What do you think poverty looks like in the US?  We often hear that it’s invisible.  Many families go to great pains to look outwardly normal, to remain in the same tax bracket they once occupied even if it’s only in appearance. We hear about parents going without food so their kids grow up healthy, and picking up second and third jobs so their kids wear normal clothes and go to college like everyone else.

What does poverty look like here?  The peanut man, yeah, he’s probably poor.  The people with undocumented residences, also known as ramshackle huts?  Yes, they’re not doing well, but they’re way out of sight, especially from tourists.  Sometimes you notice that a friend is incredibly thin, even though they hide it well in their well-worn clothes.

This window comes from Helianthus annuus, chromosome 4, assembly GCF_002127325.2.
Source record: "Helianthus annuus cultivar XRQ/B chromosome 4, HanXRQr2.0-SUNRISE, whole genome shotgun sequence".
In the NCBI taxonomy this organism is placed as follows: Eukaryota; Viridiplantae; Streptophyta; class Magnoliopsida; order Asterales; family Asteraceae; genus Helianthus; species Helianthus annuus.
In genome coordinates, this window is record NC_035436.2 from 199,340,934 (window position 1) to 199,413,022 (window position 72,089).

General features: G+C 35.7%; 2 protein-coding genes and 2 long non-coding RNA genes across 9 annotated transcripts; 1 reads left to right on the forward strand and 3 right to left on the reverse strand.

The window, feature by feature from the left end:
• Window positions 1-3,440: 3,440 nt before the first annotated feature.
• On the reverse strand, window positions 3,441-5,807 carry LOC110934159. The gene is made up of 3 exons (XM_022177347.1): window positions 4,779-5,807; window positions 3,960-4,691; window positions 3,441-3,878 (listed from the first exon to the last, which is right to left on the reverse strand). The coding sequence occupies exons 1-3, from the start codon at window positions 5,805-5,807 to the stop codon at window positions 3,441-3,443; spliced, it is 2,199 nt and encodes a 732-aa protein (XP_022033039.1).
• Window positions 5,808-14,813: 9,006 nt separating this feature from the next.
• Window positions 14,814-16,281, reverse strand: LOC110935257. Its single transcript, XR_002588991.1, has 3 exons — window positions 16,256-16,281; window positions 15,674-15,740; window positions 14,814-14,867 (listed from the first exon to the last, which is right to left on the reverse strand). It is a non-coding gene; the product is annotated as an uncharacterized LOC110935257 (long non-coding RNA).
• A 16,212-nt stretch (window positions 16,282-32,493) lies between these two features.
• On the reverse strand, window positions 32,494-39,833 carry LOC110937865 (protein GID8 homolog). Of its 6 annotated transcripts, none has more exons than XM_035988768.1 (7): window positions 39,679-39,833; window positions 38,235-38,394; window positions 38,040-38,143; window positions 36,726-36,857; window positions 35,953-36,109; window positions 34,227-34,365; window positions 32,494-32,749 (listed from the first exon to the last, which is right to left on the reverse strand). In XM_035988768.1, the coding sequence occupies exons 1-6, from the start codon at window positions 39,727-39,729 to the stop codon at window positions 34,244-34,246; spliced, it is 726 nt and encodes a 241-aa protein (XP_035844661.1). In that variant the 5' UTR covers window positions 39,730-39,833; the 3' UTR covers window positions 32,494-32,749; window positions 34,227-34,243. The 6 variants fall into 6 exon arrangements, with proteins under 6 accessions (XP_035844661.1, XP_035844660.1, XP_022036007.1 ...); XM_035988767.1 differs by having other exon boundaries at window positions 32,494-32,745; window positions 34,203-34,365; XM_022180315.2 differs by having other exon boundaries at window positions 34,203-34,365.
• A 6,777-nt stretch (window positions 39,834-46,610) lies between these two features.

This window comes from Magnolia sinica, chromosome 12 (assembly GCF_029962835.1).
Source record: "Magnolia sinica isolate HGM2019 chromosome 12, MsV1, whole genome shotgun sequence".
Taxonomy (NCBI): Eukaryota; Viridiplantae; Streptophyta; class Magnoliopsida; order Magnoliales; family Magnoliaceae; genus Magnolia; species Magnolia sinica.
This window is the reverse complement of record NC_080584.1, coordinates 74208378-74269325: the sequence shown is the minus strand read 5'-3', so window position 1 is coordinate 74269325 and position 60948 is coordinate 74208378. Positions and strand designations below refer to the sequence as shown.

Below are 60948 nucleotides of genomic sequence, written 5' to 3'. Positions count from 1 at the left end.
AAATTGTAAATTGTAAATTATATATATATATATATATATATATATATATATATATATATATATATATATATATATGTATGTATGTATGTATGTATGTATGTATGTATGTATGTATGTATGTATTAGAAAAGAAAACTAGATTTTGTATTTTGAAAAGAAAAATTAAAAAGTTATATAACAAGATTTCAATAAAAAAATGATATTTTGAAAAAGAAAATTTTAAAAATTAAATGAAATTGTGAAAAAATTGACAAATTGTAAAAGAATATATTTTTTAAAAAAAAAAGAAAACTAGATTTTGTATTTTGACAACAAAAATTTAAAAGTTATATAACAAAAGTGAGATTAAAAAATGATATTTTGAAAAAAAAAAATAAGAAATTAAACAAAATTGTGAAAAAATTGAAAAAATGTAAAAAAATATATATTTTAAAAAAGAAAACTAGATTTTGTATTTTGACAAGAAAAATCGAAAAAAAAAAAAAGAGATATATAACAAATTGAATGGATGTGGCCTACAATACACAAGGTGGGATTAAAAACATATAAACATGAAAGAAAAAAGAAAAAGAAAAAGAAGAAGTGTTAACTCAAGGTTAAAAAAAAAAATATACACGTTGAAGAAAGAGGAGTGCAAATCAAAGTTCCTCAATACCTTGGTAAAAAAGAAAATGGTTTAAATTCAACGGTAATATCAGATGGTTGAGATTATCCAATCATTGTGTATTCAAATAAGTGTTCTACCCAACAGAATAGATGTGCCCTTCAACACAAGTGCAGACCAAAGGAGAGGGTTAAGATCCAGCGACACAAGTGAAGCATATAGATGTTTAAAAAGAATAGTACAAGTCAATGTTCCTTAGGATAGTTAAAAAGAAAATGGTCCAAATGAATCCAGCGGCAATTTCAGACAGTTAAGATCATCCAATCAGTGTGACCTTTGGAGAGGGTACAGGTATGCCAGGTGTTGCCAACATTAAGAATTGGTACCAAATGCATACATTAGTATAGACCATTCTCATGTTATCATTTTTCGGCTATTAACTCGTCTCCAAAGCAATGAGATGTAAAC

But then I remember, I live in Vedado.  This is a wealthy neighborhood.  In the economic center of the country.  A country that is often chastised for its “greed” with reminders that it is prospering in comparison with other Latin American countries.  In Padrino’s neighborhood, the rooms are tiny and the plumbing is almost non-existent.  In Alex’s section of our own Vedado, people have gaping holes in their floor and possessions are often stolen.

I’m still trying to calibrate for the Cuban scale of poverty, and even trying to grapple with class and poverty in this, the alleged utopia of the poor.

An Americaine in Cairo

Recently, I mentioned the time I spent in Egypt to a young (late-20s early 30s), liberal, well-traveled woman, and was surprised by the response.  I gave my usual one-sentence opener, which is that I was there for six weeks this summer, loved it, and can’t wait to go back.